Motivational Interviewing

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What is Motivational Interviewing?

Motivational Interviewing (MI) is a framework for therapy that focuses on helping people resolve ambivalent feelings and insecurities by identifying the motivation needed to change their behaviour(s). MI recognizes that change is difficult at the best of times; it’s normal to have mixed feelings and thoughts. MI evokes the individual’s internal motivation to take steps toward change as well as their belief that they can change. It is usually combined with Cognitive Behavioural Therapy (CBT). Feel free to reach out to us to learn more about MI and how Bloor West Therapy can help.

When Motivational Interviewing is Used

MI can be a helpful addition to someone’s mental health treatment plan. It’s commonly used to help with addiction, anxiety and depression. However, it can also be helpful with certain illnesses — particularly when making behavioural changes can improve a health condition such as heart disease, diabetes, asthma and more. If someone is unprepared or unwilling to get started, their therapist may incorporate MI to help them move through the necessary steps to find motivation.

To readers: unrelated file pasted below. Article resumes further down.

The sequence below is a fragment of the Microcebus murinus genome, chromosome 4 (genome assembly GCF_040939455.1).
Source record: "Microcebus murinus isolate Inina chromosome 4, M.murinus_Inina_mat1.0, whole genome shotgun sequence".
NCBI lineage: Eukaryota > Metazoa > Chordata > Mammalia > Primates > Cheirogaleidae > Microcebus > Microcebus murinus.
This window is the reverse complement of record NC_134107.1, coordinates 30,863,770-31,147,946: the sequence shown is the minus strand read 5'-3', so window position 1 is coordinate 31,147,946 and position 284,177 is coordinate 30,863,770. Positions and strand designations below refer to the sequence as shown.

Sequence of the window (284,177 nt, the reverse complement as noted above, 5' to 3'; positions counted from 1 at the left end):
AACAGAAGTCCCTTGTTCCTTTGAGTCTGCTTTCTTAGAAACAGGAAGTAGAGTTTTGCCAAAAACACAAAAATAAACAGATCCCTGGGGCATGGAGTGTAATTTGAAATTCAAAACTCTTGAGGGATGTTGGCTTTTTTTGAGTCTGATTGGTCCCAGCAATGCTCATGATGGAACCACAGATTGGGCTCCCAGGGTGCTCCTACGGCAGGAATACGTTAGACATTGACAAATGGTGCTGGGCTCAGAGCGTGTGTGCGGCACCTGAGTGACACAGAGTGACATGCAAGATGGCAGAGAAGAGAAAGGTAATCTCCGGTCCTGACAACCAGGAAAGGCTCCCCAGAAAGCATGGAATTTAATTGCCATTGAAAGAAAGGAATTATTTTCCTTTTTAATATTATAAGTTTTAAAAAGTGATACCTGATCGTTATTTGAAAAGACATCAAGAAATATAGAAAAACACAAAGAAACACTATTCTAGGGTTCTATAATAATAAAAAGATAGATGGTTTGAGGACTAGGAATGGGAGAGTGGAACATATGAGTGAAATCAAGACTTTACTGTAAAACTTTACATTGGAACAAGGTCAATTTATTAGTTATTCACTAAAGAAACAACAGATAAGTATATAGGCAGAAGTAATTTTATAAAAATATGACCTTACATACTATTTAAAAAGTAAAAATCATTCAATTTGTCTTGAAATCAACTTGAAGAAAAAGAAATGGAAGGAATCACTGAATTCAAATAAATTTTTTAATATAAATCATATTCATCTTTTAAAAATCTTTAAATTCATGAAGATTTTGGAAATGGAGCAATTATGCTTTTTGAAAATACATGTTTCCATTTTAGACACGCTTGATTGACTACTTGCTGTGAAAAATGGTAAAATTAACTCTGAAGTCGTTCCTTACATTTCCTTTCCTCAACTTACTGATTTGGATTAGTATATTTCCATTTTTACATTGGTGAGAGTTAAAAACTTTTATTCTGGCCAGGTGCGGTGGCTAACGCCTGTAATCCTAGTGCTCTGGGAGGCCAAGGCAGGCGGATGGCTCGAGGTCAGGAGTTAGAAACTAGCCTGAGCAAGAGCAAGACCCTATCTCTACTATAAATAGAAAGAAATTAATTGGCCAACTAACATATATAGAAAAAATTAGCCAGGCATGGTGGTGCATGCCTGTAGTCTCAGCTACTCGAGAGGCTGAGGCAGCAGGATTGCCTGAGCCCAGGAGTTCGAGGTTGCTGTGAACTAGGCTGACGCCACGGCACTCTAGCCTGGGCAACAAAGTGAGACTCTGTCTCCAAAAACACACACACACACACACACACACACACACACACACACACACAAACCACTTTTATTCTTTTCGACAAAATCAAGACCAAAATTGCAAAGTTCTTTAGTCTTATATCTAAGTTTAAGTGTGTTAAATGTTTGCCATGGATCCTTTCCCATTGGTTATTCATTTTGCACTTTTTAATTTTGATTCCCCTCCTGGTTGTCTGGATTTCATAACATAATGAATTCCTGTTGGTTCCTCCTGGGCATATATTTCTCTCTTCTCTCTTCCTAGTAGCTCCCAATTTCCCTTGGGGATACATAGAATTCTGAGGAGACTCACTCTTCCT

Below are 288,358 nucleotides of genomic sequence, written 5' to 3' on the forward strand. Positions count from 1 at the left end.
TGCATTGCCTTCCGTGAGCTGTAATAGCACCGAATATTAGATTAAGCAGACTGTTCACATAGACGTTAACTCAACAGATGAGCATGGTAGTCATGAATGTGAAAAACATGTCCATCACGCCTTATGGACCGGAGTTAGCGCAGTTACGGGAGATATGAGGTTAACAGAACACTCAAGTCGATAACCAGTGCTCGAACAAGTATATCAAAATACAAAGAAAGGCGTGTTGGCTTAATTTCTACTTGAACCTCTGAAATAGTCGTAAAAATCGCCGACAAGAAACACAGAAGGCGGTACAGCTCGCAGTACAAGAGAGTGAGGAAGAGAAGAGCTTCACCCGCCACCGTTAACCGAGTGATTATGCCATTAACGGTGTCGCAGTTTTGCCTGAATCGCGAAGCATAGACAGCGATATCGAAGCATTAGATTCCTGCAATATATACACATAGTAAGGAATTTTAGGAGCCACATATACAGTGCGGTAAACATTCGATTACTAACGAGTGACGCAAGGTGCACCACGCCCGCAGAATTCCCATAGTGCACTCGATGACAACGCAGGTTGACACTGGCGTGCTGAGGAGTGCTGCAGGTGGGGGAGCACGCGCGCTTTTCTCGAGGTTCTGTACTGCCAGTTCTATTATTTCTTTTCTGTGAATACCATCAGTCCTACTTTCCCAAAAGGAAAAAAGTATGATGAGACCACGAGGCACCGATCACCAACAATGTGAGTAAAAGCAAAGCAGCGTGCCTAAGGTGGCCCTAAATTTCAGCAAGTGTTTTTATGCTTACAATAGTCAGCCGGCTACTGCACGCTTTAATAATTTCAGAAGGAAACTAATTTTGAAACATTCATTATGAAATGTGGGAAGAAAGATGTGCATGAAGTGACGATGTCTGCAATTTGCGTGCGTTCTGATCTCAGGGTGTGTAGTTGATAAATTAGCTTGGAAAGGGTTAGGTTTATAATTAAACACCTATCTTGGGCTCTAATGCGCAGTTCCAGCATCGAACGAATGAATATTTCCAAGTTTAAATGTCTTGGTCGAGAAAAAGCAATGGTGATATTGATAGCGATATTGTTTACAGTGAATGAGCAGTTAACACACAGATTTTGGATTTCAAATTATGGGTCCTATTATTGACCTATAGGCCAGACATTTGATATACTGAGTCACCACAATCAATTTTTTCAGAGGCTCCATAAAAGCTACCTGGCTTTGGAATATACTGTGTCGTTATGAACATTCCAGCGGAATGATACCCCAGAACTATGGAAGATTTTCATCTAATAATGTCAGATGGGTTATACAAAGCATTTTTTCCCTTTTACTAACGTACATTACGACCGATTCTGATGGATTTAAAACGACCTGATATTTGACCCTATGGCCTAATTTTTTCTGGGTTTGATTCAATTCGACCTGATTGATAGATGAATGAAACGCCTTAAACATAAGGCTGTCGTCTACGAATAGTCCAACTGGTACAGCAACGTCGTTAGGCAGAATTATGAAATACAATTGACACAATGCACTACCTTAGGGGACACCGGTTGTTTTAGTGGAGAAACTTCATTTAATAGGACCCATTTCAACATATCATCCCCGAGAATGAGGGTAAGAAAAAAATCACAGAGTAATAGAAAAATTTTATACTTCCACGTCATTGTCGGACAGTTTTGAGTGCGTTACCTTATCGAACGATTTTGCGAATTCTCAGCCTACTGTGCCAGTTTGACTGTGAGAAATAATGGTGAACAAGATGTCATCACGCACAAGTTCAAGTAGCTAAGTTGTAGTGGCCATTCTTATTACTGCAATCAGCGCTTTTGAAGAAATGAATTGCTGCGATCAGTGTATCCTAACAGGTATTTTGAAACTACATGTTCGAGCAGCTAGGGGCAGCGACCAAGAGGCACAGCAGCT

Frequently Asked Questions

William R. Miller developed motivational interviewing and gave its first description in 1983. This method of therapy was developed from Miller’s experience treating those who had issues with alcohol or other substances.
Yes, motivational interviewing is an evidence-based approach that helps people change their behaviours and better adhere to treatment. There are various scientific studies indicating its effectiveness in many different situations.
Occasionally, motivational interviewing is used alongside CBT (cognitive behavioural therapy) to help a client take on a more directive and goal-focused approach. MI helps the client ready themselves for change. Meanwhile, CBT actively helps a client change their thoughts, feelings and/or behaviours.
Absolutely! As with any therapy, it depends on the individual and their situation. However, various studies have shown MI to be effective for encouraging behavioural changes, including quitting smoking, losing weight, reducing alcohol consumption, and more.
Research has shown that a client’s narrative or self-talk statements greatly impact whether or not they actually make a change. During MI, the therapist guides the client toward expressing and discussing change and then uses this as a pathway to inspire action.
"Self-compassion allows you to see and accept yourself as you are. It is not about being selfish or self-indulgent, it is about seeing the reality, vulnerability, and beauty of the shared human experience."
Stefani Trovato
Clinical Associate, MPsy
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